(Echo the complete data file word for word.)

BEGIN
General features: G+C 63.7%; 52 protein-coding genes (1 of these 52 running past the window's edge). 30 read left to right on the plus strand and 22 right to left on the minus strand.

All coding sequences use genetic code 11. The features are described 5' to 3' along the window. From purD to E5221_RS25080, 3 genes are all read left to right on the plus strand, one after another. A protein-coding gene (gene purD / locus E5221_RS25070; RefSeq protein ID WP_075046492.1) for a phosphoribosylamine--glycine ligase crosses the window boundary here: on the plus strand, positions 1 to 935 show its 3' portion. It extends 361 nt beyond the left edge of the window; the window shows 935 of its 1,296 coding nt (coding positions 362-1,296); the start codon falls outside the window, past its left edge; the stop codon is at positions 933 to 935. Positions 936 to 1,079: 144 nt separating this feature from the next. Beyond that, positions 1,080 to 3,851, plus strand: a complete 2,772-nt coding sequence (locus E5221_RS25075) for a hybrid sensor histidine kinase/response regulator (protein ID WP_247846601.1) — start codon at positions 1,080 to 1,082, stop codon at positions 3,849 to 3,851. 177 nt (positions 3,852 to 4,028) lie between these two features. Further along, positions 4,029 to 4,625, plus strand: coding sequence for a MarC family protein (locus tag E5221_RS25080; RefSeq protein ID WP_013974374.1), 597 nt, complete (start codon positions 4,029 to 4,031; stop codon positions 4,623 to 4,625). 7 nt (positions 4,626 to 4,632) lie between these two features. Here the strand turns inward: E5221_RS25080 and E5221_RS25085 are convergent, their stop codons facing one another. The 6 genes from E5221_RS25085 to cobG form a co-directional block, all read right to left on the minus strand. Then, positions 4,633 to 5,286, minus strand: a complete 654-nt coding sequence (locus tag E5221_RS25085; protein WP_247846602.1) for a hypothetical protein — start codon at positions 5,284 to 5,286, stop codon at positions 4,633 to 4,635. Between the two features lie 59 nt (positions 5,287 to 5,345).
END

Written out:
General features: G+C 63.7%; 52 protein-coding genes (1 of these 52 running past the window's edge). 30 read left to right on the plus strand and 22 right to left on the minus strand.

All coding sequences use genetic code 11. The features are described 5' to 3' along the window. From purD to E5221_RS25080, 3 genes are all read left to right on the plus strand, one after another. A protein-coding gene (gene purD / locus E5221_RS25070; RefSeq protein ID WP_075046492.1) for a phosphoribosylamine--glycine ligase crosses the window boundary here: on the plus strand, positions 1 to 935 show its 3' portion. It extends 361 nt beyond the left edge of the window; the window shows 935 of its 1,296 coding nt (coding positions 362-1,296); the start codon falls outside the window, past its left edge; the stop codon is at positions 933 to 935. Positions 936 to 1,079: 144 nt separating this feature from the next. Beyond that, positions 1,080 to 3,851, plus strand: a complete 2,772-nt coding sequence (locus E5221_RS25075) for a hybrid sensor histidine kinase/response regulator (protein ID WP_247846601.1) — start codon at positions 1,080 to 1,082, stop codon at positions 3,849 to 3,851. 177 nt (positions 3,852 to 4,028) lie between these two features. Further along, positions 4,029 to 4,625, plus strand: coding sequence for a MarC family protein (locus tag E5221_RS25080; RefSeq protein ID WP_013974374.1), 597 nt, complete (start codon positions 4,029 to 4,031; stop codon positions 4,623 to 4,625). 7 nt (positions 4,626 to 4,632) lie between these two features. Here the strand turns inward: E5221_RS25080 and E5221_RS25085 are convergent, their stop codons facing one another. The 6 genes from E5221_RS25085 to cobG form a co-directional block, all read right to left on the minus strand. Then, positions 4,633 to 5,286, minus strand: a complete 654-nt coding sequence (locus tag E5221_RS25085; protein WP_247846602.1) for a hypothetical protein — start codon at positions 5,284 to 5,286, stop codon at positions 4,633 to 4,635. Between the two features lie 59 nt (positions 5,287 to 5,345).